Pamela Amos: New volleyball coach at DHS |

Pamela Amos: New volleyball coach at DHS

by Chuck Smock

Sports played a big role in Pamela Amos’ high school and college careers.

Amos, who has been hired to coach the Douglas freshman volleyball team this fall, played volleyball, basketball and ran track at California’s Eureka High School.

She offset a rigorous academic schedule at the University of California, Davis, with a healthy dose of intramural sports. Amos earned a degree in physiology in 1998 and moved to Gardnerville after accepting a position as an ophthalmology technician for Dr. Paul Burton at the Carson Valley Medical Center.

After a year in the Valley, Amos decided it was time to get back into the game.

“My favorite thing in high school was sports and I played a lot of intramurals in college,” she said. “Looking back, if I had to point to one person who helped me the most, it would be a coach. I can name every coach I had in high school, but probably couldn’t name half of my teachers.

“I don’t remember which games we won or lost, but I remember how much fun it was to be on a team.”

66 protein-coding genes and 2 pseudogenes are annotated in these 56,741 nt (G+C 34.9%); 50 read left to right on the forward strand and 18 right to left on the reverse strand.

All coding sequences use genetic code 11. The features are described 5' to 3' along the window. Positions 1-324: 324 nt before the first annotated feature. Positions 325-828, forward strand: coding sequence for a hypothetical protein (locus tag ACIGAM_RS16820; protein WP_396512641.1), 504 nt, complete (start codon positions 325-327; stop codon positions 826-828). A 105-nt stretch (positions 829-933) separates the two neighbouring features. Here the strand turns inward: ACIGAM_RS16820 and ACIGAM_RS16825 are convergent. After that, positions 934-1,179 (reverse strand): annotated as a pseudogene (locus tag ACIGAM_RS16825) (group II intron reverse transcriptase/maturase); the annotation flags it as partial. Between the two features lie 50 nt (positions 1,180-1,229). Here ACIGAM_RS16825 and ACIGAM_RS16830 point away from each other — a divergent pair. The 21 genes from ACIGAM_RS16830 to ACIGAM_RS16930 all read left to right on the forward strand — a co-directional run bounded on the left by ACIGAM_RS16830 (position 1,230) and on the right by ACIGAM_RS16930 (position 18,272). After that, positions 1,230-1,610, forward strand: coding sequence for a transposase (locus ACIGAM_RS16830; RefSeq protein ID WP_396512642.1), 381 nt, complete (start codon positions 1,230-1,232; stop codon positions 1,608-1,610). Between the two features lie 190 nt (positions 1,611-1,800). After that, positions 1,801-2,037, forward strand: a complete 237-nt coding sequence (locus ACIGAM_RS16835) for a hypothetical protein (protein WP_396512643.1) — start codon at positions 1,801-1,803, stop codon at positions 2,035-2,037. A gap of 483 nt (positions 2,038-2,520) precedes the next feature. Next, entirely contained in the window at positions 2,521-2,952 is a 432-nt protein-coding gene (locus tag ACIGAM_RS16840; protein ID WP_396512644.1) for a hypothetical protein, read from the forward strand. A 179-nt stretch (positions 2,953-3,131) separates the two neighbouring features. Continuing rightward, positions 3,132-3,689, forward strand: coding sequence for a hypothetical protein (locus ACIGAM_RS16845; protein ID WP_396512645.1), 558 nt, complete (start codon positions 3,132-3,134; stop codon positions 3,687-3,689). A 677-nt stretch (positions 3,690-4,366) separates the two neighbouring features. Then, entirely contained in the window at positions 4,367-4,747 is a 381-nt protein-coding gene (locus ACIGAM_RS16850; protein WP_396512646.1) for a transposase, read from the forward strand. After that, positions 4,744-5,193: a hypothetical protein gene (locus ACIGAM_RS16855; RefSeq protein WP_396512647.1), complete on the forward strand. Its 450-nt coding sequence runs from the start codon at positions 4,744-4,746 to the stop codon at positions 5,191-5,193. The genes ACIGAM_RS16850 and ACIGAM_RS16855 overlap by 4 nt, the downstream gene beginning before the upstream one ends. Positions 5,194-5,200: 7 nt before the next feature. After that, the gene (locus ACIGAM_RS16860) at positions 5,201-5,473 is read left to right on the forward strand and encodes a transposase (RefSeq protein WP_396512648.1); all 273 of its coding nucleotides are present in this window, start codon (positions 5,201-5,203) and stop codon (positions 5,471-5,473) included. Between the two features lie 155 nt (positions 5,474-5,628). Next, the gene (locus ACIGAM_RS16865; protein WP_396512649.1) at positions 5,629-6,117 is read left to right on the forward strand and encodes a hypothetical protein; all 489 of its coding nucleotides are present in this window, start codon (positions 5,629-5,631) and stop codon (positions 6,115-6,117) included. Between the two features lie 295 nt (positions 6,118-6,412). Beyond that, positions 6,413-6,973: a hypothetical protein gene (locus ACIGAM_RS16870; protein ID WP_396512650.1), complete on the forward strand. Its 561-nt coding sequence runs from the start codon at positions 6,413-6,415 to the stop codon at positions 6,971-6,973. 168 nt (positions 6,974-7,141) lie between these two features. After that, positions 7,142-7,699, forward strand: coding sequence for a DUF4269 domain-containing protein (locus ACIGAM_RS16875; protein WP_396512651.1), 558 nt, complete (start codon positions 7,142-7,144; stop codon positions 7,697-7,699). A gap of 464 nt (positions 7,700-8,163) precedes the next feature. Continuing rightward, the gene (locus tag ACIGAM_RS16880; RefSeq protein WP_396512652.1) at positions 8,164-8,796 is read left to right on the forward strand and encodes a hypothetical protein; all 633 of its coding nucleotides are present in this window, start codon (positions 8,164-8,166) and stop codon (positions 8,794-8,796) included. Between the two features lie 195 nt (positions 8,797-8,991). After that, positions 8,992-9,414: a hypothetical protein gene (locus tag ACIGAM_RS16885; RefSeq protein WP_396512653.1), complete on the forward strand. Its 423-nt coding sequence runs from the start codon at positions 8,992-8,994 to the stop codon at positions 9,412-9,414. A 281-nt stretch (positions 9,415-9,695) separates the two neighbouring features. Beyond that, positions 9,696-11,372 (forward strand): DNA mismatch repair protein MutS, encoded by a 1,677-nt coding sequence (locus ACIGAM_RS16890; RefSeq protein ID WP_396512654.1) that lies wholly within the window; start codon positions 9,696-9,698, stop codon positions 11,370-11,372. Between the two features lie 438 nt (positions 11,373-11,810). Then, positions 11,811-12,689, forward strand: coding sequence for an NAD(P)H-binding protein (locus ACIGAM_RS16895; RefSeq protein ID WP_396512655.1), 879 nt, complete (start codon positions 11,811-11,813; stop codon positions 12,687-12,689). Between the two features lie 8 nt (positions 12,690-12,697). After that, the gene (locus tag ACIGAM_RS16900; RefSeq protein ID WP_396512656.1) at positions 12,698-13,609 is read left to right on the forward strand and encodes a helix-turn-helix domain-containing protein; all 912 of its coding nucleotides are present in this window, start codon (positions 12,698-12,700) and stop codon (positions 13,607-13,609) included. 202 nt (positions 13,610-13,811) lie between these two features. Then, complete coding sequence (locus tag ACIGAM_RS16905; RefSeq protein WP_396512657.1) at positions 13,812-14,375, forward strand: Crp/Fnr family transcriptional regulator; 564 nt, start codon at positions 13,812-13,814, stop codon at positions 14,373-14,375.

Amos takes over the freshman team from Dave Myers, who was named varsity head coach after guiding the inaugural DHS freshman team to a 12-0 record last fall.

Suzi Townsell, who coached club volleyball in the Valley with Myers this year, has been hired to coach the Douglas junior varsity squad.

Myers isn’t worried that Amos comes into the job without any coaching experience.

“Her strengths are her enthusiasm and her knowledge of the game as a player,” Myers said. “She’s inexperienced as a coach, but she’s going to get support from the rest of the volleyball coaching staff. All of the coaches are going to be supporting all three levels.”

Amos expects to learn a lot from Myers and Townsell, but she has already established a couple of goals she wants to accomplish.

“The most important thing is to have fun,” she said. “But, I also hope to stay undefeated.

“I know I’ll learn how to coach. And this is a good chance to gain some leadership skills. I want to learn how to run a practice as efficiently as Dave does. He has everything down to the minute.”

And Amos is looking forward to the prospect of helping the future varsity players get off to a solid start with the Douglas volleyball program.

“I think that’s really important,” she said. “It’s an incredible experience for the girls to get to go to the high school to practice and play. It helps them to start making the transition to high school. And meeting the older girls and getting to know them will help with their maturity.

“If you’ve played competitive volleyball, you’re a lot better prepared to play on a junior varsity or varsity team. You only improve if you challenge yourself.”